Dad was instrumental in getting Comanche County Hospital, Pioneer Lodge, and the Scout Building built. He was so proud of that hospital. It was one of the most well equipped in the area, with labor and delivery rooms, nursery, 2 O.R.'s, E.R., X-Ray, and fully equipped Lab. Ruth Botts was an absolutely brilliant lab technician. The 2 of them excelled in investigative medicine and poured their hearts into it. He had a very skilled team of nurses, including Ruth McEnterfer, Barbara Couchman, Frances Butcher, Helen King, Thelma Barnhart, Thelma Blackard,
Effie McCay, and others I ask to forgive me for not recalling. Then there was Sam Lawrence. He was called a "janitor," but he was much more: maintenance and repair expert, public relations, tour guide, and most importantly, "Chief Angel of Patient Morale," a position he probably wasn't even aware he held. Oh yes--there was a certain skinny little McCoy girl he would take to the walk-in fridge for a smorgasbord every time she came to visit her Daddy.
"Doc's" surgical skills were extraordinary. He did many of the surgeries for Drs. Glenn, Bradley, Waldorf, and others in the area. Dr. Richard Khouri, Los Angeles, was Dad's med school classmate. When his Mother contracted cancer, he had access to any Dr. in L.A., but he said he wanted the best for her, and he flew her to Coldwater, Kansas, so he could have Dad do her surgery.
In the early 1950's, Dad started the first medical emergency flights for the people of Comanche County. It was unusual for those times, so the Journal of the American Medical Association wrote an article about him. He was also the county coroner, and so far, he's still delivered the most babies in the county. Our phone (#121, and later LUdlow 2-2198) rang at all hours. He never once saw the end of a movie at the "Chief." He thought he was "safe" at our South Farm, which purposely had no phone. Even so, Sheriff Phil Hackney had to make several trips out there over the years.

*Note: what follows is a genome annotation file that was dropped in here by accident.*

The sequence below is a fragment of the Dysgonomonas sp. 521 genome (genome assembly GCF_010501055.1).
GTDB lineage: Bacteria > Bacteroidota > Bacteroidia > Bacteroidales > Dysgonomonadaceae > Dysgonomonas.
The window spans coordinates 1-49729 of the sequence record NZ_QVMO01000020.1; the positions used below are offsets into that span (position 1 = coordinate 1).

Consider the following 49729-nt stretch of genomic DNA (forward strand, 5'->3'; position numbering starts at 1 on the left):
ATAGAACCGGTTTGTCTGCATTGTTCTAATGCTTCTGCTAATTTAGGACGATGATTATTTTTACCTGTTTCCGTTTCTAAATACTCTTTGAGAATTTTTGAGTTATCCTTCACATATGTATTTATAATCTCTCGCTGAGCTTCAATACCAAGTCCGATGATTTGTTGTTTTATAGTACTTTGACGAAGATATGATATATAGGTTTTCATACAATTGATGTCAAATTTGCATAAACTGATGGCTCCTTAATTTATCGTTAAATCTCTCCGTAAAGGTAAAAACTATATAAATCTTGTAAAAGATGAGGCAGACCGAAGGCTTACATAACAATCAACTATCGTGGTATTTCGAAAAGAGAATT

The Coldwater Clinic was east of Hatfield's Furniture on Main Street. (Mr. Hatfield was the "undertaker." He and "Doc" found their roles rather humorous in light of the fact their relatives had previously been involved in a minor disagreement over a pig back in the Appalachians.) The Clinic's waiting room had a Children's Corner with small couches and chairs. Neva Brown and Mable Blackard were Dad's unflappable nurse and receptionist. About 1959, Dad started giving Neva summers off. The phone rang at home. Dad said, "Melanie, I've got a summer job for you. Get down here." I was 13, and I spent that summer and the next 8 being the Office"nurse." Thankfully, Dad was a great teacher. He was also a Preceptor on staff at K.U. med school. Every year, a medical student spent 6 months as a "preceptee," learning medicine in "the real world" from Dad. I later had the opportunity to work with 2 doctors he taught, when I was a "real" ICU nurse at Lawrence Memorial Hospital.
Dad's community involvement included Research Club, Lions' Club, Bridge Club, People's State Bank Board, Boy Scout Leader, CHS Football Trainer, and Iroquois Medical League. He raised cattle "on the side." At the South Farm (old Burditt place) he grew pears, apples, cherries, mulberries, vegetables, and raised hogs and horses. At the farm North of town, he grew milo and planted tree strips. One day we planted 500 trees. When he got bored, he framed a few thousand pictures, built corrals, rode fence, and constructed a bomb shelter with a "playhouse" on top!
Sibyl's life in Coldwater was as busy as Ronald's. First, she had to keep up with Ronald, then there were 4 kids in every school activity possible, a house, a large garden, and 2 farms to run. When Dad was low on surgical nurses, he taught Mom (and me) to fill in, and sometimes she helped at the Office. Her community involvement included Research Club, P.E.O., Bridge Club, Cub Scout Den Mother, Kensington Club, Holmes Bible Study, and Iroquois Medical League Auxiliary. We belonged to the Methodist Church, and Mom and Dad were active there. At 40, Mom fulfilled a dream she'd had since she was a girl--to play the piano! She took lessons from Leda King for 2 years. I was so proud of her.
No one will ever know the anguish my Father went through when he was forced to make the decision to leave. He had developed serious heart disease, and had not been able to take vacation for 5 years. His cardiologist told him if he didn't significantly lighten his workload, he would not live another five years. The decision was made for him. It was an emotionally wrenching time for him and for Coldwater, but his health and life were in serious jeopardy. Thankfully, he was able to join a large clinic in Dodge City. Thankfully, Coldwater eventually got Dr. Goering, who stayed 20 years. Thankfully, because of a lightened workload, Dad's health improved, and he lived to practice medicine another 20 years. You'll never know how happy it made him that people still came clear to Dodge City to doctor with him. His face just beamed when he told me about it. Thankfully, because you were able to let him go, he lived long enough for all his grandchildren to know and love him dearly, and he them. Thank you, Coldwater.